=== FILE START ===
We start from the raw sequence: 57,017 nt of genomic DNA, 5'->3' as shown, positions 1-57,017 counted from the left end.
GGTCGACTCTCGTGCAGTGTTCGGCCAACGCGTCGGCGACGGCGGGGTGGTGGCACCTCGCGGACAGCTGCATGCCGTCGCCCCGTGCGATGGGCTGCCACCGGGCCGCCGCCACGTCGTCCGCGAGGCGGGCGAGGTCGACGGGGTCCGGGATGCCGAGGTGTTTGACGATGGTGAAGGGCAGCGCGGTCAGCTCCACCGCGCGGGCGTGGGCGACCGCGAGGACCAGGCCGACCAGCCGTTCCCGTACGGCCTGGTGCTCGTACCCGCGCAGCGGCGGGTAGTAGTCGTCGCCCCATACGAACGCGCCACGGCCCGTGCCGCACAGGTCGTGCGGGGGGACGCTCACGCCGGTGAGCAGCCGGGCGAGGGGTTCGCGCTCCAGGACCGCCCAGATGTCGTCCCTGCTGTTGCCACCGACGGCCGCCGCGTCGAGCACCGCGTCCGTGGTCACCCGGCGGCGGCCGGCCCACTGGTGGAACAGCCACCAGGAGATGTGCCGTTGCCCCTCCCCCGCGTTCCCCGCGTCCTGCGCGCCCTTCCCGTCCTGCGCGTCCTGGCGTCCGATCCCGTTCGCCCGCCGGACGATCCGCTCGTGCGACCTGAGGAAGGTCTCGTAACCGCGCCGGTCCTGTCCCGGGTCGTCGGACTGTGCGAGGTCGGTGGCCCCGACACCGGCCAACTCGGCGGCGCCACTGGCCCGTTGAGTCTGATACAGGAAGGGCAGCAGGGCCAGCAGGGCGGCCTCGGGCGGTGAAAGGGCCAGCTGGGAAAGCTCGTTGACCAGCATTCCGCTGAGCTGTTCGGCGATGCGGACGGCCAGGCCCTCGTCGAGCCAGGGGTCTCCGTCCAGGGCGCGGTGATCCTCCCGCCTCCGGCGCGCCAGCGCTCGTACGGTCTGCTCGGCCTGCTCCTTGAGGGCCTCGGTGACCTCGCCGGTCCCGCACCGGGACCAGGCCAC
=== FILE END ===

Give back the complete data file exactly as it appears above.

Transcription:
We start from the raw sequence: 57,017 nt of genomic DNA, 5'->3' as shown, positions 1-57,017 counted from the left end.
GGTCGACTCTCGTGCAGTGTTCGGCCAACGCGTCGGCGACGGCGGGGTGGTGGCACCTCGCGGACAGCTGCATGCCGTCGCCCCGTGCGATGGGCTGCCACCGGGCCGCCGCCACGTCGTCCGCGAGGCGGGCGAGGTCGACGGGGTCCGGGATGCCGAGGTGTTTGACGATGGTGAAGGGCAGCGCGGTCAGCTCCACCGCGCGGGCGTGGGCGACCGCGAGGACCAGGCCGACCAGCCGTTCCCGTACGGCCTGGTGCTCGTACCCGCGCAGCGGCGGGTAGTAGTCGTCGCCCCATACGAACGCGCCACGGCCCGTGCCGCACAGGTCGTGCGGGGGGACGCTCACGCCGGTGAGCAGCCGGGCGAGGGGTTCGCGCTCCAGGACCGCCCAGATGTCGTCCCTGCTGTTGCCACCGACGGCCGCCGCGTCGAGCACCGCGTCCGTGGTCACCCGGCGGCGGCCGGCCCACTGGTGGAACAGCCACCAGGAGATGTGCCGTTGCCCCTCCCCCGCGTTCCCCGCGTCCTGCGCGCCCTTCCCGTCCTGCGCGTCCTGGCGTCCGATCCCGTTCGCCCGCCGGACGATCCGCTCGTGCGACCTGAGGAAGGTCTCGTAACCGCGCCGGTCCTGTCCCGGGTCGTCGGACTGTGCGAGGTCGGTGGCCCCGACACCGGCCAACTCGGCGGCGCCACTGGCCCGTTGAGTCTGATACAGGAAGGGCAGCAGGGCCAGCAGGGCGGCCTCGGGCGGTGAAAGGGCCAGCTGGGAAAGCTCGTTGACCAGCATTCCGCTGAGCTGTTCGGCGATGCGGACGGCCAGGCCCTCGTCGAGCCAGGGGTCTCCGTCCAGGGCGCGGTGATCCTCCCGCCTCCGGCGCGCCAGCGCTCGTACGGTCTGCTCGGCCTGCTCCTTGAGGGCCTCGGTGACCTCGCCGGTCCCGCACCGGGACCAGGCCAC